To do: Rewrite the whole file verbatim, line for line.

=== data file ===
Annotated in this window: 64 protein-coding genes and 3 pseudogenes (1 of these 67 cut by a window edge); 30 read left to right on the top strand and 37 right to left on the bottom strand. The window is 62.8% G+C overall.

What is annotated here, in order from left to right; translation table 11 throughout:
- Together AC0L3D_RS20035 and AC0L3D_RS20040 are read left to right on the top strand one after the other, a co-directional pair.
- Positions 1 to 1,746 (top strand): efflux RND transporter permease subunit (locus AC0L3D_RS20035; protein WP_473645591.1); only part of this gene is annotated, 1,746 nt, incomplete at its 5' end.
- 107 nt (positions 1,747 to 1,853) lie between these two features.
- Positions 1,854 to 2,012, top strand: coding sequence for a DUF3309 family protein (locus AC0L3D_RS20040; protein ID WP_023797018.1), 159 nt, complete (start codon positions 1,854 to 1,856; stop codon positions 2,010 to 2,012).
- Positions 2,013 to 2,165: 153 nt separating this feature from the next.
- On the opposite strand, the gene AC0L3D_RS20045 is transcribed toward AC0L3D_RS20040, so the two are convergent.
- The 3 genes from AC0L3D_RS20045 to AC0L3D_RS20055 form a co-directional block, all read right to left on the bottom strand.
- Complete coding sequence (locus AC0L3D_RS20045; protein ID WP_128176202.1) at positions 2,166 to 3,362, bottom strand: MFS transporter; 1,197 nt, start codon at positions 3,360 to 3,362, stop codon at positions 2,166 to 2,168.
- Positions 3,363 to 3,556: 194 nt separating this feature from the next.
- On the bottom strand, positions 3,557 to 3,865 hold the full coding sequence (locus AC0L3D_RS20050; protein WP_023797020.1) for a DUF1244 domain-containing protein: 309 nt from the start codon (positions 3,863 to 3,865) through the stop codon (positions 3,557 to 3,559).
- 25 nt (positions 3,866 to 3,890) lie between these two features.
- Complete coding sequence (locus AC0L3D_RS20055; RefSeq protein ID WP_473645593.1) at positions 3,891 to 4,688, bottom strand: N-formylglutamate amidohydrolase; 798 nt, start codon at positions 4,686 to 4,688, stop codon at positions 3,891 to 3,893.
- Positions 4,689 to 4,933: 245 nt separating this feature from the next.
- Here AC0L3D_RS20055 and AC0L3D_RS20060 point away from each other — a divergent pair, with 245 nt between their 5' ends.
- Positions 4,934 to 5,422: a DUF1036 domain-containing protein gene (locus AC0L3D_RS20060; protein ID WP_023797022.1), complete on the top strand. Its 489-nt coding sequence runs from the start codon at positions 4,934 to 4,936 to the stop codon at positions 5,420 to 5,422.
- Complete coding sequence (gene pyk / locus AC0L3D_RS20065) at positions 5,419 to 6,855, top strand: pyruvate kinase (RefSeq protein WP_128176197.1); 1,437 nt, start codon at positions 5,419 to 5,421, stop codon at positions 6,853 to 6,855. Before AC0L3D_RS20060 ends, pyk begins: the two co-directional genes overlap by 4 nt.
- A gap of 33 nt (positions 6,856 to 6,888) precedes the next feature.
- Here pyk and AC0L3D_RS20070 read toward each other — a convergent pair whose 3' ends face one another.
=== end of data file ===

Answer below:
Annotated in this window: 64 protein-coding genes and 3 pseudogenes (1 of these 67 cut by a window edge); 30 read left to right on the top strand and 37 right to left on the bottom strand. The window is 62.8% G+C overall.

What is annotated here, in order from left to right; translation table 11 throughout:
- Together AC0L3D_RS20035 and AC0L3D_RS20040 are read left to right on the top strand one after the other, a co-directional pair.
- Positions 1 to 1,746 (top strand): efflux RND transporter permease subunit (locus AC0L3D_RS20035; protein WP_473645591.1); only part of this gene is annotated, 1,746 nt, incomplete at its 5' end.
- 107 nt (positions 1,747 to 1,853) lie between these two features.
- Positions 1,854 to 2,012, top strand: coding sequence for a DUF3309 family protein (locus AC0L3D_RS20040; protein ID WP_023797018.1), 159 nt, complete (start codon positions 1,854 to 1,856; stop codon positions 2,010 to 2,012).
- Positions 2,013 to 2,165: 153 nt separating this feature from the next.
- On the opposite strand, the gene AC0L3D_RS20045 is transcribed toward AC0L3D_RS20040, so the two are convergent.
- The 3 genes from AC0L3D_RS20045 to AC0L3D_RS20055 form a co-directional block, all read right to left on the bottom strand.
- Complete coding sequence (locus AC0L3D_RS20045; protein ID WP_128176202.1) at positions 2,166 to 3,362, bottom strand: MFS transporter; 1,197 nt, start codon at positions 3,360 to 3,362, stop codon at positions 2,166 to 2,168.
- Positions 3,363 to 3,556: 194 nt separating this feature from the next.
- On the bottom strand, positions 3,557 to 3,865 hold the full coding sequence (locus AC0L3D_RS20050; protein WP_023797020.1) for a DUF1244 domain-containing protein: 309 nt from the start codon (positions 3,863 to 3,865) through the stop codon (positions 3,557 to 3,559).
- 25 nt (positions 3,866 to 3,890) lie between these two features.
- Complete coding sequence (locus AC0L3D_RS20055; RefSeq protein ID WP_473645593.1) at positions 3,891 to 4,688, bottom strand: N-formylglutamate amidohydrolase; 798 nt, start codon at positions 4,686 to 4,688, stop codon at positions 3,891 to 3,893.
- Positions 4,689 to 4,933: 245 nt separating this feature from the next.
- Here AC0L3D_RS20055 and AC0L3D_RS20060 point away from each other — a divergent pair, with 245 nt between their 5' ends.
- Positions 4,934 to 5,422: a DUF1036 domain-containing protein gene (locus AC0L3D_RS20060; protein ID WP_023797022.1), complete on the top strand. Its 489-nt coding sequence runs from the start codon at positions 4,934 to 4,936 to the stop codon at positions 5,420 to 5,422.
- Complete coding sequence (gene pyk / locus AC0L3D_RS20065) at positions 5,419 to 6,855, top strand: pyruvate kinase (RefSeq protein WP_128176197.1); 1,437 nt, start codon at positions 5,419 to 5,421, stop codon at positions 6,853 to 6,855. Before AC0L3D_RS20060 ends, pyk begins: the two co-directional genes overlap by 4 nt.
- A gap of 33 nt (positions 6,856 to 6,888) precedes the next feature.
- Here pyk and AC0L3D_RS20070 read toward each other — a convergent pair whose 3' ends face one another.